Little Eddie Digs Out After the 2015 Legislative Session
The 2015 legislative session ended last week, and I have no doubt you are all eagerly awaiting a report on the progress made—or lack thereof. Luckily for you, I have been diligently digging through the aftermath of 2015’s education battles just as I help dad shovel snow after a big storm. With a whopping 119 education bills introduced, this is no easy task. The work is ongoing. But we can certainly pause to provide a quick overview of the session’s highlights.
Fortunately, a discussion of actual legislative movement this year is relatively straightforward because very little noteworthy stuff passed at all. In fact, it’s fair to say that the single most important thing that happened this year was a compromise on the testing issue, which we discussed last week after observing a protracted and almost humorous (if it weren’t so serious) game of legislative testing chicken. As I predicted then, the compromise was amended before final passage. The bill currently awaits Governor Hicklenlooper’s signature. But we’ll cover the testing compromise in more depth later this week. For now, let’s talk other highlights. With lists! Because everyone loves lists!
What made it:
- Charter networks are now official in Colorado thanks to the efforts of Representative Susan Lontine and Senator Owen Hill. According to the Colorado League of Charter Schools, there are 65 charters operating under network arrangements in Colorado. These arrangements help some charters share the burden of certain services and operate with greater efficiency through cooperation. HB 1184 codified that practice in statute while maintaining authorizers’ authority and accountability for individual schools.
- Two bills on the touchy issue of district and charter liability for acts of school violence also made it through after being amended. SB 213, called the Claire Davis bill in honor of an Arapahoe High School student killed by a gunman in December 2013, would open districts and charters up to lawsuits for failing to adequately deal with safety concerns. The bill was amended before passage to include narrower language and a two-year hold-harmless clause. SB 214 created a committee to study school safety and mental health issues, and was amended to also include a review of SB 213’s implementation.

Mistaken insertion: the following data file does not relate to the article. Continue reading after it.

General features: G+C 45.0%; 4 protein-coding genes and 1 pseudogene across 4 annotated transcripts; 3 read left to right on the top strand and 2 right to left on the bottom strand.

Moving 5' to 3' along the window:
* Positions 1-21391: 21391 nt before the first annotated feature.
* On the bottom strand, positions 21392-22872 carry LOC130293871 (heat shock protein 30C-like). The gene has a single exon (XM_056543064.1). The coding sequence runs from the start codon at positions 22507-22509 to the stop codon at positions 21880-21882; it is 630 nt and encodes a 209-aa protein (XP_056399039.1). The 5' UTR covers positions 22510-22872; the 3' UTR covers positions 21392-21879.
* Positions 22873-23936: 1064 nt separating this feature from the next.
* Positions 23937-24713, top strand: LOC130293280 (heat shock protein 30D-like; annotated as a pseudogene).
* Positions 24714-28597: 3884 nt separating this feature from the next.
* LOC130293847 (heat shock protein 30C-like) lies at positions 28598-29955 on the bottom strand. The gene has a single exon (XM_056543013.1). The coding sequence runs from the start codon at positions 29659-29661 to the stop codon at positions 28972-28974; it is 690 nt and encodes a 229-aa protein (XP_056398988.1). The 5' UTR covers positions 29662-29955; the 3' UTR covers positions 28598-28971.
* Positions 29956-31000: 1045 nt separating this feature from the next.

- After a brief showdown over the creation of a panel to study the school finance formula, a very tame version of the School Finance Act squeaked through. SB 267 includes an increase to cover inflation as required under Amendment 23 to the Colorado Constitution, as well as an additional $5 million in funds for at-risk students. The bill also includes an extra $25 million to buy down the “negative factor.” This latter provision has many districts riled up because the original proposal from the governor was to apply $200 million to the negative factor. A separate bill, HB 1321, routes another $10 million to rural schools with fewer than 1,000 students.
What didn’t make it:
- After surviving the first Senate floor debate on private school choice in quite some time and passing the Republican-led Senate, Senator Kevin Lundberg’s SB 45 died an ugly death in the heavily Democratic House Education Committee. The bill offered parents or scholarship providers a tax credit for enrolling kids in private school.
- HB 1196, an education savings account (ESA) bill also known as C-FLEX, died on a party-line vote in the House Education Committee. We mourned its passing a couple of months ago. The bill was sponsored by Rep. Paul Lundeen.
- Senator Owen Hill’s attempt to whittle away at the oft-raised issue of exclusive chartering authority in consistently underperforming districts died in the House State State, Veterans, and Military Affairs Committee (known colloquially as the “kill” committee) after passing through the Senate under some fairly intense debate. SB 216 sought to allow the Colorado Charter School Institute to authorize new charters in these districts.
- SB 173, Senator Chris Holbert’s effort to place privacy and transparency requirements on third-party vendors dealing with student data in education, died after the House and Senate failed to come to an agreement on House amendments loosening some of the bill’s restrictions.
Obviously, these lists don’t cover everything that happened during the 2015 session. Wheeling, dealing, political intrigue, and standoffs are tougher to condense into neat lists, after all. Which leads me to the most important takeaway from this year’s sausage-making process: While we may not have seen much movement in terms of actual legislation, the political and policy-related issues brought to the surface by contentious proceedings in the statehouse will surely ripple into next year.
It’s going to fun.